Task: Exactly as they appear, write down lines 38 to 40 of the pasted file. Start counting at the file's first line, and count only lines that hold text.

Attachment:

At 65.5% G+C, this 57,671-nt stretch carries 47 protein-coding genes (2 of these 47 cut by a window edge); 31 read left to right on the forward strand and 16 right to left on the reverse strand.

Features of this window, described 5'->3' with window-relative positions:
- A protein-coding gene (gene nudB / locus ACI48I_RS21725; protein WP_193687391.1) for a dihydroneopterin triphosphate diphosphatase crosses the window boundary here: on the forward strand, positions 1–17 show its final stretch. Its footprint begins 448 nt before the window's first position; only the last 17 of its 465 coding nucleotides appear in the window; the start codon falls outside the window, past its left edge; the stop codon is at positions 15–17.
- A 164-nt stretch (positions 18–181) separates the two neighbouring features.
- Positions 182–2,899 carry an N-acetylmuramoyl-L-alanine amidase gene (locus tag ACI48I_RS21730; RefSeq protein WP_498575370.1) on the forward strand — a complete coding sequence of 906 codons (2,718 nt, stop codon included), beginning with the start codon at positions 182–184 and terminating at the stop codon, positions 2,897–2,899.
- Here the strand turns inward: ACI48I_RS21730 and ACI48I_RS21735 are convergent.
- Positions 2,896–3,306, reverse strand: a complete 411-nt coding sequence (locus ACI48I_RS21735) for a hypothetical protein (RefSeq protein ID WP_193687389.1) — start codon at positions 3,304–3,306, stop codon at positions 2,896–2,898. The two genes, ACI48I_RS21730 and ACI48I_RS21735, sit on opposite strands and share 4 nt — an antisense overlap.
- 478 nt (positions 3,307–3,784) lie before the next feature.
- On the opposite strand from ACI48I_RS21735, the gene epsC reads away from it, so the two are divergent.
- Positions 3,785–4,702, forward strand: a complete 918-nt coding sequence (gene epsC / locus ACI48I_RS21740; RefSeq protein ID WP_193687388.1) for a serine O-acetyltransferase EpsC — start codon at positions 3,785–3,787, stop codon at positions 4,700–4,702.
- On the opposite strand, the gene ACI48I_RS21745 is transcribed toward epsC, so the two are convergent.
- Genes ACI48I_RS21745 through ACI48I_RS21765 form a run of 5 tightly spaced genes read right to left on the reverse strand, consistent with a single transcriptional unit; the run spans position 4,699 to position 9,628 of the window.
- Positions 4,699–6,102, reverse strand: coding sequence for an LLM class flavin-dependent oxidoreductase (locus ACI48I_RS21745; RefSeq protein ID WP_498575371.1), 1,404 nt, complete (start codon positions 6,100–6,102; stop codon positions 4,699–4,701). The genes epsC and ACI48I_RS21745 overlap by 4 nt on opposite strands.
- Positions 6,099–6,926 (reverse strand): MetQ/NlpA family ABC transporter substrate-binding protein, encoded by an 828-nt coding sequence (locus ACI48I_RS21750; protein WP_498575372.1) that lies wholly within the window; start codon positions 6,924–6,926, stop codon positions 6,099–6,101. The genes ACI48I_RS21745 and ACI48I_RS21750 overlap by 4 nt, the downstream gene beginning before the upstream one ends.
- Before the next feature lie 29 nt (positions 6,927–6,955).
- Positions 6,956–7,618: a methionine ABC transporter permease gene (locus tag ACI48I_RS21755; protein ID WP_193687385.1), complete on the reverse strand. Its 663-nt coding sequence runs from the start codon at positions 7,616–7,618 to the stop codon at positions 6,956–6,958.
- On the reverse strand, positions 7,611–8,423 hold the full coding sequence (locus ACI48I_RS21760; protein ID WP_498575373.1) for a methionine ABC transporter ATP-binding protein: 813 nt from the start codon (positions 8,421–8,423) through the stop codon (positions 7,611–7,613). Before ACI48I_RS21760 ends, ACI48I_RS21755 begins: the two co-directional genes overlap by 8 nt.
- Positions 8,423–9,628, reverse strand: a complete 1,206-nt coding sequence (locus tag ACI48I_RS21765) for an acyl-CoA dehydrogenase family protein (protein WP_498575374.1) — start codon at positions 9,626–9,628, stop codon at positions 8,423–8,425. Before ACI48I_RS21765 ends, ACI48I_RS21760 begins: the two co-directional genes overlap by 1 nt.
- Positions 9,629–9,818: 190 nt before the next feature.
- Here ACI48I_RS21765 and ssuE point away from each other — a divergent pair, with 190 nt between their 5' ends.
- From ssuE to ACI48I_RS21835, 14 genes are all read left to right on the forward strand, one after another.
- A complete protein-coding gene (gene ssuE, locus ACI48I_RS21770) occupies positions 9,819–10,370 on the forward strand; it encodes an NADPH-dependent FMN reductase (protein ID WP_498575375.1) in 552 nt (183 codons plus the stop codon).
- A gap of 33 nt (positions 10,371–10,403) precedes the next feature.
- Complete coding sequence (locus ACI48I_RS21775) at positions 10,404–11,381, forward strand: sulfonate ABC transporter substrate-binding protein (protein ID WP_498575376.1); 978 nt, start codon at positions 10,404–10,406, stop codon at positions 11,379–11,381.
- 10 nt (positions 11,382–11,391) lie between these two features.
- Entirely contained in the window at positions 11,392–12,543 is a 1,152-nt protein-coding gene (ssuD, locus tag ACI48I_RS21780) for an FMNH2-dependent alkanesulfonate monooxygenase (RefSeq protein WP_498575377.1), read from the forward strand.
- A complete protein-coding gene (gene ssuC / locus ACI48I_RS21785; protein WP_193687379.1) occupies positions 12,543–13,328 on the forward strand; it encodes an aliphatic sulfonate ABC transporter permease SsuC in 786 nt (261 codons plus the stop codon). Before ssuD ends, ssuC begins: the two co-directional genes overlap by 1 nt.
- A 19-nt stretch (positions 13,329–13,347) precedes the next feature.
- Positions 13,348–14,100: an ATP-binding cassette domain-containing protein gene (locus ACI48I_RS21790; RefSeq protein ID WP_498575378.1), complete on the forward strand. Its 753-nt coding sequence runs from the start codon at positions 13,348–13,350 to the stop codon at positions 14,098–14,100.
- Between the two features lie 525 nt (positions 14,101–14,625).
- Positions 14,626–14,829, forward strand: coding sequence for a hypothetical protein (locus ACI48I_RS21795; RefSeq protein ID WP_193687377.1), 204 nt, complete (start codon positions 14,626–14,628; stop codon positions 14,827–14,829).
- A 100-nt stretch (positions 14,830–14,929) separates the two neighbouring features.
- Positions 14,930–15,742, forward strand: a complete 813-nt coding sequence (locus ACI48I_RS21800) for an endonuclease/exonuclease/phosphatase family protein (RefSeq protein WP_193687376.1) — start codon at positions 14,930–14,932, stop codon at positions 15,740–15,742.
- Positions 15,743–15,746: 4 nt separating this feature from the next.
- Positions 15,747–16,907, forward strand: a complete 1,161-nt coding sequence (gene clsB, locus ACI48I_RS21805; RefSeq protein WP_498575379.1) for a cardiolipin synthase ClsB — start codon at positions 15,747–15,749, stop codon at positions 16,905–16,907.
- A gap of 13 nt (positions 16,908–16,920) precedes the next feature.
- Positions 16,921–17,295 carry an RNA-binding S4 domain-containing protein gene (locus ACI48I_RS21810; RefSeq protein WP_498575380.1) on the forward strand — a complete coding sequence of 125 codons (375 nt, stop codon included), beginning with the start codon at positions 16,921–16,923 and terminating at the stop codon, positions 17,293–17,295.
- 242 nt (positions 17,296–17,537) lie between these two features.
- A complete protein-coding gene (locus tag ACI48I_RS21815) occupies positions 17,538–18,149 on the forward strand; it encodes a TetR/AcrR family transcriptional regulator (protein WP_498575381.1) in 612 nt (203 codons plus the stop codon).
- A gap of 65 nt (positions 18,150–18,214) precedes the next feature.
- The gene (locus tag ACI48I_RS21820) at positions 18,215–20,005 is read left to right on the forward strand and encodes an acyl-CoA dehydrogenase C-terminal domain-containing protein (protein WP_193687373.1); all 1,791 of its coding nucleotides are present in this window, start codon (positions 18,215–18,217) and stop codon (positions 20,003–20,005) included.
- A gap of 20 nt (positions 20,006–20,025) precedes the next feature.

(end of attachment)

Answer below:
- 242 nt (positions 17,296–17,537) lie between these two features.
- A complete protein-coding gene (locus tag ACI48I_RS21815) occupies positions 17,538–18,149 on the forward strand; it encodes a TetR/AcrR family transcriptional regulator (protein WP_498575381.1) in 612 nt (203 codons plus the stop codon).
- A gap of 65 nt (positions 18,150–18,214) precedes the next feature.